Alejandro Rondon v. U.S. Attorney General

Filing 920060824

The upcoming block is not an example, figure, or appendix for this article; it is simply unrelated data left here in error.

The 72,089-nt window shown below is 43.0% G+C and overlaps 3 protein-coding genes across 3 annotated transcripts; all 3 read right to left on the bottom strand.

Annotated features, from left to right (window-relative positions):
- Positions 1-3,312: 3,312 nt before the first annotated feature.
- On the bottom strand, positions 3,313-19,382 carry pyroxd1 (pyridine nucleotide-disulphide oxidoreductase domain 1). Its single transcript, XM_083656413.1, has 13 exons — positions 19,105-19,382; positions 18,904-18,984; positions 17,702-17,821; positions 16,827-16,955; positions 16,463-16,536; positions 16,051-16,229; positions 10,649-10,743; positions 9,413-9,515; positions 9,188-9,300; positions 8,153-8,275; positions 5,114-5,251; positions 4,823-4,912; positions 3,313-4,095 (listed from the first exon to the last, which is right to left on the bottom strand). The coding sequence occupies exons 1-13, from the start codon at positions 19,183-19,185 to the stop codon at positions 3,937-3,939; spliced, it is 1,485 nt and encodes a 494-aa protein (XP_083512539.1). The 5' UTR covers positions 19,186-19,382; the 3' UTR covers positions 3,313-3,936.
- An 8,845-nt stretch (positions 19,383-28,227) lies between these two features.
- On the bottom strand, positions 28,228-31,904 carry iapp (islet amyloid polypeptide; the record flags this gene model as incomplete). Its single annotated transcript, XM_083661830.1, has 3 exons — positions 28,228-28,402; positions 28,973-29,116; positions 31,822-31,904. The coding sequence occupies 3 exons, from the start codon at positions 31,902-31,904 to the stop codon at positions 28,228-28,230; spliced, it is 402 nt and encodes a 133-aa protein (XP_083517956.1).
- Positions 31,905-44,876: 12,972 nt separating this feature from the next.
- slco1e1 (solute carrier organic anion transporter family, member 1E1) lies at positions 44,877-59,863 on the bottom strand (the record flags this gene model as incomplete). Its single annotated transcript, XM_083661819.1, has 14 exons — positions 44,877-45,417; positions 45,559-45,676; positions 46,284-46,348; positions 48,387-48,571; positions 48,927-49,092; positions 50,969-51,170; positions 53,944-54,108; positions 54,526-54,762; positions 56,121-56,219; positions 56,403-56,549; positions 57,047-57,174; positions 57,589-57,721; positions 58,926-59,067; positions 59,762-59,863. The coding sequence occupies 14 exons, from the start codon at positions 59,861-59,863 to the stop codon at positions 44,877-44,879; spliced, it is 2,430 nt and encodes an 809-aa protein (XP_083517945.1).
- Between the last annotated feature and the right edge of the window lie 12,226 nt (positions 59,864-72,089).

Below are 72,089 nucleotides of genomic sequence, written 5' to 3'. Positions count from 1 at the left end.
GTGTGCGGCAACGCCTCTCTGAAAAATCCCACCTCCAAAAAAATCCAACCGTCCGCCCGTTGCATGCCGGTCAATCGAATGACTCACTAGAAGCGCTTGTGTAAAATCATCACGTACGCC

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[DO NOT PUBLISH] IN THE UNITED STATES COURT OF APPEALS FOR THE ELEVENTH CIRCUIT U.S. COURT OF APPEALS ________________________ ELEVENTH CIRCUIT No. 06-10827 Non-Argument Calendar ________________________ Agency Nos. A95-895-076 A79-507-019 ALEJANDRO RONDON, NIDIA CAMACHO-BUITRAGO, Petitioners, versus U.S. ATTORNEY GENERAL, Respondents. AUG 24, 2006 THOMAS K. KAHN CLERK FILED ________________________ Petition for Review of a Decision of the Board of Immigration Appeals _________________________ (August 24, 2006) Before CARNES, PRYOR and FAY, Circuit Judges. PER CURIAM: Colombian natives and citizens Alejandro Rondon, the lead petitioner, and his wife, Nidia Camacho-Buitrago (referred to collectively as "Rondon"), petition for review of the Board of Immigration Appeals' ("BIA") affirmation of the Immigration Judge's ("IJ") denial of asylum, 8 U.S.C. 1158(a)(1), withholding of removal under the Immigration and Nationality Act ("INA"), 8 U.S.C. 1231(b)(3), and protection under the United Nations Convention Against Torture and Other Cruel, Inhuman, or Degrading Treatment or Punishment ("CAT"), 8 C.F.R. 208.16(c). Rondon challenges the IJ's denial of asylum, arguing that, due to persecution by the National Liberation Army ("ELN"), he had a well-founded fear of persecution and could not relocate within Colombia.1 For the reasons set forth more fully below, we deny the petition, in part, and dismiss the petition, in part. I. BACKGROUND Rondon's asylum claim was based on four incidents involving the ELN occurring in and around Santa Rosa del Sur, Bolivar. In December 1997, Rondon was threatened by members of the ELN while working on a cocaine eradication project for the Municipal Unit of Technical Assistance of Livestock and Rondon abandoned his withholding of removal and CAT claims by failing to argue them on appeal. Huang v. U.S. Att'y Gen., 429 F.3d 1002, 1007 n.2 (11th Cir. 2005); Marek v. Singletary, 62 F.3d 1295, 1298 n.2 (11th Cir. 1995) ("Issues not clearly raised in the briefs are considered abandoned."). Accordingly, these claims are not discussed further. 2 1 Agriculture ("UMATA"). When Rondon refused to provide the ELN with any of the money distributed by the project, the ELN commander pointed a rifle at Rondon's head and forbade him to return to the region or he would be killed. In November 1998, while Rondon was working for UMATA on a cattle disease project, a squadron of the ELN said that he could not continue with this work and to leave immediately or suffer the consequences. Rondon explained that this time he was threatened by a different ELN commander from a different front, who did not know the commander from the 1997 incident. After receiving this threat, Rondon resigned from his work with the government and UMATA and began work with a veterinarian in Santa Rosa del Sur and took care of his own cattle. In addition, from 1999 until a confrontation in June of 2000, Rondon organized an association of cattle growers to help improve production. While en route to a cattle ranch in June 2000, Rondon was stopped at an ELN roadblock and detained one or two hours. Rondon was questioned by the ELN, and, based on the kinds of questions they asked, Rondon realized that they did not know that he previously had been told to leave the region. The ELN also stole his motorcycle. Rondon was freed when there was a confrontation with the army, forcing the ELN to retreat quickly. The final incident occurred on November 20, 2001, at a farm Rondon purchased in January 2000. Rondon was visiting his parents in his native city of 3 Bucuramanga when guerillas came to his farm. Rondon received a phone call from his farm administrator who said that the guerillas had a list in their hand, asked for Rondon, and, upon learning that he was not there, they killed between 10 and 15 cows and told the administrator, "Tell your compa your boss, that is how we're going to finish him, that we're not playing games." Rondon explained that the commander was one he had already met because the commander asked "where Alejandro was." Rondon explained that they wanted to kill him after he resigned his government job because he organized the cattle ranchers' association. Rondon also testified that his parents and three siblings were still in Colombia. The IJ found Rondon credible and further found that, as a result of his employment with UMATA and the nature of the work he performed for the government, at the very least, Rondon was threatened due to his imputed political opinion. The IJ found that, in the absence of physical harm, Rondon did not establish past persecution. As to the roadblock incident, the IJ found that it did not constitute persecution because it was "more in the area of general country conditions" and not specific to Rondon. As to the killing of Rondon's cattle, the IJ reasoned as follows: The only thing that the Court would find in regard to the expectations of risk which are not inherent in [Rondon's] occupation but an individual who does purchase a farm or land in rural areas which are red zones or areas in which the guerillas are active are very much taking the risk that their own properties are going to be attacked and 4 that their own in this case animals will be killed. That, the Court does find is inherent in a person's purchase of private property as in this case as recent as the year 2000 and then being disbelieved because the guerillas are targeting your property or your animals. That also does not amount to past persecution . . . . The IJ found that, because they had family in Colombia, relocation would have been an option for Rondon and Camacho-Buitrago. The IJ concluded that "the events that [Rondon] has described . . . in light of the possibility of relocation within his own country are insufficient to make a finding that a reasonable person in his circumstances would have a well-founded fear of being persecuted." The BIA affirmed the IJ without opinion. II. DISCUSSION When the BIA summarily affirms the IJ without an opinion, we review the IJ's opinion. See Mendoza v. U.S. Att'y Gen., 327 F.3d 1283, 1284 n.1 (11th Cir. 2003). We review factual determinations using the substantial evidence test. Forgue v. U.S. Att'y Gen., 401 F.3d 1282, 1286 (11th Cir. 2005). We will affirm if the decision "is supported by reasonable, substantial, and probative evidence on the record considered as a whole." Id. (citation and quotation marks omitted). To conclude that the IJ should be reversed, we "must find that the record not only supports that conclusion, but compels it." Fahim v. U.S. Att'y Gen., 278 F.3d 1216, 1218 (11th Cir. 2002) (citation and quotation marks omitted). To the extent 5 the IJ's decision was based on a legal determination, review is de novo. Mohammed v. Ashcroft, 261 F.3d 1244, 1247-48 (11th Cir. 2001). The Attorney General or the Secretary of Homeland Security has discretion to grant asylum if an alien meets the INA's definition of a "refugee." See 8 U.S.C. 1158(b)(1)(A). A "refugee" is: any person who is outside any country of such person's nationality. . . and who is unable or unwilling to return to, and is unable or unwilling to avail himself or herself of the protection of, that country because of persecution or a well-founded fear of persecution on account of race, religion, nationality, membership in a particular social group, or political opinion. 8 U.S.C. 1101(a)(42)(A). The asylum applicant carries the burden of proving statutory "refugee" status. Al Najjar v. Ashcroft, 257 F.3d 1262, 1284 (11th Cir. 2001). In order to carry this burden, the alien must, with specific and credible evidence, establish (1) past persecution on account of a statutorily listed factor, or (2) a "well-founded fear" that the statutorily listed factor will cause future persecution. 8 C.F.R. 208.13(a), (b); Sepulveda v. U.S. Att'y Gen., 401 F.3d 1226, 1230-31 (11th Cir. 2005). We have noted that persecution is "an `extreme concept,' requiring `more than a few isolated incidents of verbal harassment or intimidation,' and that `[m]ere harassment does not amount to persecution.'" Sepulveda, 401 F.3d at 1231 (quoting Gonzalez v. Reno, 212 F.3d 1338, 1355 6 (11th Cir. 2000)) (alteration in original). Furthermore, "[n]ot all exceptional treatment is persecution." Gonzalez, 212 F.3d at 1355. Establishing past persecution creates a presumption of a "well-founded fear" of persecution. 8 C.F.R. 208.13(b)(1); Sepulveda, 401 F.3d at 1231. In the absence of past persecution, "the petitioner must demonstrate a well-founded fear of future persecution that is both subjectively genuine and objectively reasonable." Ruiz v. U.S. Att'y Gen., 440 F.3d 1247, 1257 (11th Cir. 2006). "An applicant does not have a well-founded fear of persecution if the applicant could avoid future persecution by relocating to another part of the applicant's country . . . and under all the circumstances, it would be reasonable to expect the applicant to do so." 8 C.F.R. 208.13(b)(2)(ii); Sepulveda, 401 F.3d at 1231. Rondon first challenges the finding that he did not suffer past persecution, arguing that the IJ erred in finding that, because he had not been physically harmed, he did not suffer past persecution. Rondon contends that the threats and the storming of his farm and killing of his cattle constituted past persecution. The record does not compel the conclusion that Rondon suffered past persecution. The IJ reasoned that the guerillas came to Rondon's farm and killed his cattle due to the inherent risk run by property owners in a guerilla-dominated area and not due to a protected ground. While evidence that the guerillas had a list, asked for Rondon personally, and, after killing his cattle, said they would do the 7 same to Rondon, undermines the IJ's reasoning, there is insufficient evidence of a nexus with a protected ground so as to compel reversal of the IJ's finding. Rondon testified that, following his resignation from the government, the guerillas wanted to kill him due to his organization of the cattle ranchers' association. However, there is no evidence to support his belief. Rondon did not describe anything said by the guerillas who came to his farm that would tie their desire to kill him to a protected ground. Rondon had not previously been threatened for his work with the cattle ranchers' association, and testified that he organized the association until June 2000. Although Rondon was threatened due to his work for the government, Rondon had resigned those positions and, given the three-year gap between the last job-related threat and this incident, the record does not compel the conclusion that Rondon was being persecuted based on his prior work. The two threats do not rise to the level of persecution that would compel reversal of the IJ's decision, Sepulveda, 401 F.3d at 1231, even when one of the incidents involved a gun being pointed at Rondon's head, see Bueno-Gomez v. U.S. Att'y Gen., No. 05-15772, manuscript op. at 4, 8 (11th Cir. May 10, 2006) (unpublished opinion) (holding that stop by guerillas, who pointed a gun at the petitioner's head, along with two other stops and two phone calls did not rise to the level of past persecution). Rondon also seeks to challenge the IJ's finding that, because he could relocate, he did not established a well-founded fear of future persecution. 8 However, as we are obligated to sua sponte review our subject-matter jurisdiction, we first consider whether we have jurisdiction to consider this claim. Alim v. Gonzales, 446 F.3d 1239, 1252 (11th Cir. 2006). We review questions of subject-matter jurisdiction de novo. Brooks v. Ashcroft, 283 F.3d 1268, 1272 (11th Cir. 2002). "A court may review a final order of removal only if . . . the alien has exhausted all administrative remedies available to the alien as of right . . . ." 8 U.S.C. 1252(d)(1). This requirement is jurisdictional, and bars review of claims not raised before the BIA. Sundar v. I.N.S., 328 F.3d 1320, 1323 (11th Cir. 2003). The exhaustion requirement gives the BIA the opportunity to discover and correct its own error. Id. at 1325. In his counseled notice of appeal to the BIA, Rondon argued that the IJ's decision was "based outside of the parameters set forth by the Supreme Court decision of" I.N.S. v. Cardoza-Fonseca, 480 U.S. 421, 107 S.Ct. 1207, 94 L.Ed.2d 434 (1987).2 In his one-page counseled brief, Rondon argued that "what happened to [him]" was on account of actual and imputed political opinion, and that the totality of the circumstances amounted to past persecution. Rondon's brief concluded that, for the aforementioned reasons, he should be granted relief. Cardoza-Fonseca held that an asylum applicant need not show that he will more-likelythan-not be persecuted in order to meet the "well-founded fear" standard for asylum. CardozaFonseca, 480 U.S. at 423, 443, 107 S.Ct. at 1209, 1219. 9 2 Based on these arguments, Rondon failed to put the BIA on notice that he was challenging the IJ's relocation finding. Moreover, because Rondon argued that he was entitled to asylum on the basis that he had established past persecution on a protected ground, the BIA could resolve the appeal on the ground that he did not establish past persecution and never reach the IJ's relocation finding. Because Rondon failed to exhaust his administrative remedies by challenging the IJ's relocation finding before the BIA, we lack jurisdiction to consider this claim on appeal. 8 U.S.C. 1252(d)(1); Sundar, 328 F.3d at 1323. In light of the foregoing, we deny the petition, in part, and dismiss the petition, in part, for lack of jurisdiction. PETITION DENIED, IN PART, DISMISSED, IN PART. 10